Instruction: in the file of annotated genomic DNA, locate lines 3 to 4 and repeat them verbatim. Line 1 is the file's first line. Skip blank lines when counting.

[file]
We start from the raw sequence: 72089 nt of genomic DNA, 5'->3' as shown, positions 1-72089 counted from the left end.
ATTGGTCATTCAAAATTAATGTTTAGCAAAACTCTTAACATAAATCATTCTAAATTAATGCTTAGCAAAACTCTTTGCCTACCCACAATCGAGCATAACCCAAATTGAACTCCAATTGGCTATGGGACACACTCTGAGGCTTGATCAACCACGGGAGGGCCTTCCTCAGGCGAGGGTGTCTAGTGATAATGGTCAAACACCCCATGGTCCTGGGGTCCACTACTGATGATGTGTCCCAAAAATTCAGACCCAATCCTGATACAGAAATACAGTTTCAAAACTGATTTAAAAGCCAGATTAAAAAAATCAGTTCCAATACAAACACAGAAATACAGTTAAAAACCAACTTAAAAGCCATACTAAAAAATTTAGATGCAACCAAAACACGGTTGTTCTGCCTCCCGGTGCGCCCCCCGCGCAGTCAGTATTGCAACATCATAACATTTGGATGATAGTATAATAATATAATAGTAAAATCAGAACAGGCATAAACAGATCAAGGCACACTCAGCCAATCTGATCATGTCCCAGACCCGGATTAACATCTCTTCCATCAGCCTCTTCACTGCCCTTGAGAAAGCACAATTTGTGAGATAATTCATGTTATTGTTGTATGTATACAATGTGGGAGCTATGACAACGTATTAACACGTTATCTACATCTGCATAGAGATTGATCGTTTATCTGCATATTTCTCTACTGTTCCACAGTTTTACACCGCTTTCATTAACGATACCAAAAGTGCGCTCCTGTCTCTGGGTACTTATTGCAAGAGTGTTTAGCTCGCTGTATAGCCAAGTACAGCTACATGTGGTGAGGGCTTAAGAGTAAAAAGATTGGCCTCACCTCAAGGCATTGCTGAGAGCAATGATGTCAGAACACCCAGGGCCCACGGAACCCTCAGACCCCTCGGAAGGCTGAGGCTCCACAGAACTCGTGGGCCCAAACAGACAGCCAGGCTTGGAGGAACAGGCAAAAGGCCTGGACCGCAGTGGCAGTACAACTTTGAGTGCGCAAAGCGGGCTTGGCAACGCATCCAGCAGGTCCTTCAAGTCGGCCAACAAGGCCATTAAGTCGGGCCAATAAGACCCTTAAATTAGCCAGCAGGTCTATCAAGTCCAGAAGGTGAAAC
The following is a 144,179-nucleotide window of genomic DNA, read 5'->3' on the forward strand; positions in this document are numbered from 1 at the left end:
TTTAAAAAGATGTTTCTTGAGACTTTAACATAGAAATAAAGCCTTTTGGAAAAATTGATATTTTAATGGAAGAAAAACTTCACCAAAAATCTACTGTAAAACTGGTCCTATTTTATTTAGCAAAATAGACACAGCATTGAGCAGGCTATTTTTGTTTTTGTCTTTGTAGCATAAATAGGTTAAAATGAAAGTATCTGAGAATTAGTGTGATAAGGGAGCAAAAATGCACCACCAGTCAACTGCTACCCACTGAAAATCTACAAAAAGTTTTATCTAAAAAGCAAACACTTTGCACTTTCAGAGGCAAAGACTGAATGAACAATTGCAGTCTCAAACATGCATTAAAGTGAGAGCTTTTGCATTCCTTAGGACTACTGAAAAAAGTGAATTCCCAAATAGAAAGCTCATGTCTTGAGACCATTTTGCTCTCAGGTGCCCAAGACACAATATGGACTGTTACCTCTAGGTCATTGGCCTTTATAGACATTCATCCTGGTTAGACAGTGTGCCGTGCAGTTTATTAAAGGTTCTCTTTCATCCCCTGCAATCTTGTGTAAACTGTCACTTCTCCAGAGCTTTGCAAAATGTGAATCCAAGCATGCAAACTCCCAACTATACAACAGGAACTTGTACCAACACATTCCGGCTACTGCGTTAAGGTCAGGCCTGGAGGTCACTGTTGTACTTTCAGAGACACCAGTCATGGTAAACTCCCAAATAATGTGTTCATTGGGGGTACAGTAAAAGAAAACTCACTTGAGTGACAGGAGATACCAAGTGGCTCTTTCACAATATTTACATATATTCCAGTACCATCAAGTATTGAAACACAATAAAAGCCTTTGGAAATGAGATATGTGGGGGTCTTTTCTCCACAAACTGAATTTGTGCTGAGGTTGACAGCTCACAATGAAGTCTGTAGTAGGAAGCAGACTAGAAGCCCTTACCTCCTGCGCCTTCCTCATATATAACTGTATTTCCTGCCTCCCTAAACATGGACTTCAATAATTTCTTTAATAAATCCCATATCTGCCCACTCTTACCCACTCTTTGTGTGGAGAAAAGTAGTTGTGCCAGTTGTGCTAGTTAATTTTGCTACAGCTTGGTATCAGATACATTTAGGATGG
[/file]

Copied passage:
The following is a 144,179-nucleotide window of genomic DNA, read 5'->3' on the forward strand; positions in this document are numbered from 1 at the left end:
TTTAAAAAGATGTTTCTTGAGACTTTAACATAGAAATAAAGCCTTTTGGAAAAATTGATATTTTAATGGAAGAAAAACTTCACCAAAAATCTACTGTAAAACTGGTCCTATTTTATTTAGCAAAATAGACACAGCATTGAGCAGGCTATTTTTGTTTTTGTCTTTGTAGCATAAATAGGTTAAAATGAAAGTATCTGAGAATTAGTGTGATAAGGGAGCAAAAATGCACCACCAGTCAACTGCTACCCACTGAAAATCTACAAAAAGTTTTATCTAAAAAGCAAACACTTTGCACTTTCAGAGGCAAAGACTGAATGAACAATTGCAGTCTCAAACATGCATTAAAGTGAGAGCTTTTGCATTCCTTAGGACTACTGAAAAAAGTGAATTCCCAAATAGAAAGCTCATGTCTTGAGACCATTTTGCTCTCAGGTGCCCAAGACACAATATGGACTGTTACCTCTAGGTCATTGGCCTTTATAGACATTCATCCTGGTTAGACAGTGTGCCGTGCAGTTTATTAAAGGTTCTCTTTCATCCCCTGCAATCTTGTGTAAACTGTCACTTCTCCAGAGCTTTGCAAAATGTGAATCCAAGCATGCAAACTCCCAACTATACAACAGGAACTTGTACCAACACATTCCGGCTACTGCGTTAAGGTCAGGCCTGGAGGTCACTGTTGTACTTTCAGAGACACCAGTCATGGTAAACTCCCAAATAATGTGTTCATTGGGGGTACAGTAAAAGAAAACTCACTTGAGTGACAGGAGATACCAAGTGGCTCTTTCACAATATTTACATATATTCCAGTACCATCAAGTATTGAAACACAATAAAAGCCTTTGGAAATGAGATATGTGGGGGTCTTTTCTCCACAAACTGAATTTGTGCTGAGGTTGACAGCTCACAATGAAGTCTGTAGTAGGAAGCAGACTAGAAGCCCTTACCTCCTGCGCCTTCCTCATATATAACTGTATTTCCTGCCTCCCTAAACATGGACTTCAATAATTTCTTTAATAAATCCCATATCTGCCCACTCTTACCCACTCTTTGTGTGGAGAAAAGTAGTTGTGCCAGTTGTGCTAGTTAATTTTGCTACAGCTTGGTATCAGATACATTTAGGATGG